In use, through bore 9 would first be created within membrane 17. With indicator member 25 raised, tube 22 would be inserted within through bore 9 noting that first segment 23 and second segment 24 would both be oriented along longitudinal axis 28. A user would then press down upon cap nut 6 depressing helical spring 26 and causing first segment 23 to press against second segment 24 causing the latter to extend horizontally as shown. Support block 21 would then be rotated until terminal end 4 of second segment 24 abutted a surface of the located structural stud member. Terminal end 5 of indicator 25 would then accurately inform a user of the location of an edge of the structural stud member.
The advantages in using the present invention should be quite apparent even to a casual observer. Various iterations of the present invention can be produced inexpensively providing devices which can be employed repeatedly as they have few, if any, moving parts and do not require the use of magnets or power sources to detect capacitive differences. A contractor or homeowner need only place one such device in one's tool kit for use virtually forever as there is nothing in these devices which should deteriorate requiring placement over time.
|Cited Patent||Filing date||Publication date||Applicant||Title|
|US2933679 *||Feb 15, 1957||Apr 19, 1960||Richard D Bray||Magnetic stud finder|
|US2992488 *||Mar 6, 1958||Jul 18, 1961||Richard Berrett||Wall stud or brace finder|
|US3845384 *||Feb 9, 1973||Oct 29, 1974||Stanley Works||Stud finder|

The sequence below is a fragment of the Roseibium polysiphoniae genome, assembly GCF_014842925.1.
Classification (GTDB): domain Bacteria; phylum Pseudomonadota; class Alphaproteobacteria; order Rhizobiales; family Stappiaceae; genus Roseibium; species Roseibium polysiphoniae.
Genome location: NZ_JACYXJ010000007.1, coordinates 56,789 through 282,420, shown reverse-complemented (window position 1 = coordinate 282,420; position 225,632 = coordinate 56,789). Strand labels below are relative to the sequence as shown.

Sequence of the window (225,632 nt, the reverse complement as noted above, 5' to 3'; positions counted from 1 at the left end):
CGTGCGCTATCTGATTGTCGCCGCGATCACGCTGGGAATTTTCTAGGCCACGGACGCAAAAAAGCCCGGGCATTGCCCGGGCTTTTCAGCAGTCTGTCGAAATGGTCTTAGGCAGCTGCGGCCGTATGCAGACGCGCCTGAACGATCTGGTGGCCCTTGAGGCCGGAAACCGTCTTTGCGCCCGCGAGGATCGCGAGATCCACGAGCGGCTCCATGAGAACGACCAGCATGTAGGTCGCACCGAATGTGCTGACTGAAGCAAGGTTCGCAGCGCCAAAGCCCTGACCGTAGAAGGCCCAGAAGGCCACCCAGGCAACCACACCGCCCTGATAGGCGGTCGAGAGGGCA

|US20060021243 *||Jul 21, 2005||Feb 2, 2006||Irwin Industrial Tool Company||Combined stud finder and tape measure device|
|US20070234483 *||Apr 6, 2006||Oct 11, 2007||Justin Kunz||Extendable utility device and associated method|
|US20080047156 *||Aug 21, 2007||Feb 28, 2008||Lee Bong-Ae||Device for measuring depth for use with dial height gauge|
|US20110025293 *||Jul 29, 2009||Feb 3, 2011||Richard Tweedie||Structural stud finder device and method|
|Citing Patent||Filing date||Publication date||Applicant||Title|
|US9136676 *||Jan 26, 2012||Sep 15, 2015||Echostar Technologies L.L.C.||Electromagnetic tool for wire routing|
|US20130193388 *||Jan 26, 2012||Aug 1, 2013||Echostar Technologies, Llc||Electromagnetic tool for wire routing|
|U.S. Classification||33/542, 324/326, 33/544.1, 324/67|
|International Classification||G01B3/00, G01R19/00|
|Mar 18, 2016||REMI||Maintenance fee reminder mailed|
|Apr 25, 2016||FPAY||Fee payment|
Year of fee payment: 4
|Apr 25, 2016||SULP||Surcharge for late payment|